Tuesday, July 30, 2013

Bike's Damage Tells Story That Trumps Cab Driver; Injured Cyclist's Case Settles

A 27 year old woman was riding her bike south in the bicycle lane on North Damen Avenue in Wicker Park last August when the passenger of a taxi cab flung his door open in front of her. The taxi driver had stopped in the middle of the road, allowing the passenger to open the door into the bike lane.  The woman could not avoid the door that suddenly appeared from her left.  The crash occurred at around 10:30 a.m. on a clear day.  The cyclist hired our law firm to represent her.

Doorings, especially those occurring in broad daylight, tend to be pretty straightforward matters.  If a driver opens a door into a cyclist's path, that driver is liable for the harm caused.  End of story.  However, this case was a little unusual.  The cab company, and its insurer, claimed that our client never hit the door.  In a letter, the insurer wrote to me that the driver and his passengers, "state your client never hit the cab door and she lost control of her bike anticipating that the door was opening."  Apparently, it was the insurer's position that the cyclist was just a nervous sort who unreasonably feared taxis, and that her anxiety caused her to just crash on her own.  Of course, that was nonsense.

The cab company and its insurer had two problems:  First, even if the bicyclist did not hit the door, the cab driver caused her crash by allowing his passengers to disembark into a bicycle lane where a cyclist would predictably have to evade the door.  In so doing he violated Rule 5.18 of the City of Chicago Public Chauffeurs Rules & Regulations which requires taxi drivers to "discharge passengers curbside."  Secondly, the physical evidence strongly supported our client's version of events; that she did hit the door.  After the crash she took her bike to an excellent shop, GoodSpeed Cycles in Homewood.  There, one of their mechanics took photos of the bike documenting extensive damage to its steel frame.  He also wrote a very detailed damage report that stated, "Bike frame head tube has been ovalized due to heavy head on impact. . . Bike appears to have been in a collision while riding."  With this helpful assessment and the photos we were able to discredit what the taxi driver and his passengers said about how the crash occurred.  The only thing the cyclist could have crashed into was the vehicle door.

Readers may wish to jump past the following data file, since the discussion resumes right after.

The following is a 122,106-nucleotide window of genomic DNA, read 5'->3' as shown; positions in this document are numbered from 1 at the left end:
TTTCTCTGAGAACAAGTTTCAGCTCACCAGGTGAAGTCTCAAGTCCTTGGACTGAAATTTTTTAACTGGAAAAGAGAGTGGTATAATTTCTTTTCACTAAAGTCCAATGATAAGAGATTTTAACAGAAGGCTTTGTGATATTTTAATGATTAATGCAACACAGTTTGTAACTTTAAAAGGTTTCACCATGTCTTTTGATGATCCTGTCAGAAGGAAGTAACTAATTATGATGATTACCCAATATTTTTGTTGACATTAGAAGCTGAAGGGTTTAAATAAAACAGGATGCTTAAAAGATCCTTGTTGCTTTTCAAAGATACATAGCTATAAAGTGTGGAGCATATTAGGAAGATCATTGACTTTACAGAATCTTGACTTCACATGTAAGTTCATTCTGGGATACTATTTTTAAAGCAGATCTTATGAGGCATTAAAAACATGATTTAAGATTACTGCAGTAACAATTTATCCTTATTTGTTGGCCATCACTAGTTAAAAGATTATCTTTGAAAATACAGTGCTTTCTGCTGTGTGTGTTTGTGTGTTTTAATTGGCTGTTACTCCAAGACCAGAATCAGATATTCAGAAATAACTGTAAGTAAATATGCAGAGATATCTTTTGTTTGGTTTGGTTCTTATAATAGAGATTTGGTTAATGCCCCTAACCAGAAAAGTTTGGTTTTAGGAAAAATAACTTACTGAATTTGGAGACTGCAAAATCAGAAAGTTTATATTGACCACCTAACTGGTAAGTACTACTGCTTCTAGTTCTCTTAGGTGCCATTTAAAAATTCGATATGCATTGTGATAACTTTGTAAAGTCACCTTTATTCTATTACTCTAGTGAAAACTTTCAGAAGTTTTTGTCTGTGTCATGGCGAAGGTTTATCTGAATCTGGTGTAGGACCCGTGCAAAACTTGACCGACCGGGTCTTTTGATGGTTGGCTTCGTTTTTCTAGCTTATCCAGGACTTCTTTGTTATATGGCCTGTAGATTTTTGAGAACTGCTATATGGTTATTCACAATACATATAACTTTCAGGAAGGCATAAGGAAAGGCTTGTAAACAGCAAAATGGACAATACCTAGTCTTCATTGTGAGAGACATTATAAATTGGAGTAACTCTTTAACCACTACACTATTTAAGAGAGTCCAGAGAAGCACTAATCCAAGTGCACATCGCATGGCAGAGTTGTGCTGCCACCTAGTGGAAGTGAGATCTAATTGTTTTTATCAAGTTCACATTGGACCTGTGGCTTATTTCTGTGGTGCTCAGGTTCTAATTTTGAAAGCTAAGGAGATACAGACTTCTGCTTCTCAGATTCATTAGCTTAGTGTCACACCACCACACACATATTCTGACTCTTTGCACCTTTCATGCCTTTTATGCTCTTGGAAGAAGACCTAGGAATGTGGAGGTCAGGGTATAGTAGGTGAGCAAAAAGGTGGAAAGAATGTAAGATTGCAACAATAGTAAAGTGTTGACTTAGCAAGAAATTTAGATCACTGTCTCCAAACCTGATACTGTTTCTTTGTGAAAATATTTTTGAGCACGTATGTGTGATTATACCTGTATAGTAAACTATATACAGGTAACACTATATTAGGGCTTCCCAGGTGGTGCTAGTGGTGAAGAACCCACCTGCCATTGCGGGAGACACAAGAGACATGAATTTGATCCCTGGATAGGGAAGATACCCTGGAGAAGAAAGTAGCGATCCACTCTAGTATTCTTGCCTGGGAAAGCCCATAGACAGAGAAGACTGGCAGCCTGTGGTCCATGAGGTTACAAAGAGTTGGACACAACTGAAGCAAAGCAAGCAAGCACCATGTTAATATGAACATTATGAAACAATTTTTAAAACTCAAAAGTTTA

Today, thanks to the good work by GoodSpeed Cycles, we settled our client's case for a substantial sum.


  1. I'm happy that we can expect more from Richmond cab drivers. This sounds like a mess all around.

  2. Your post is very interesting, I like it, we are providing cab leasing services in Chicago.


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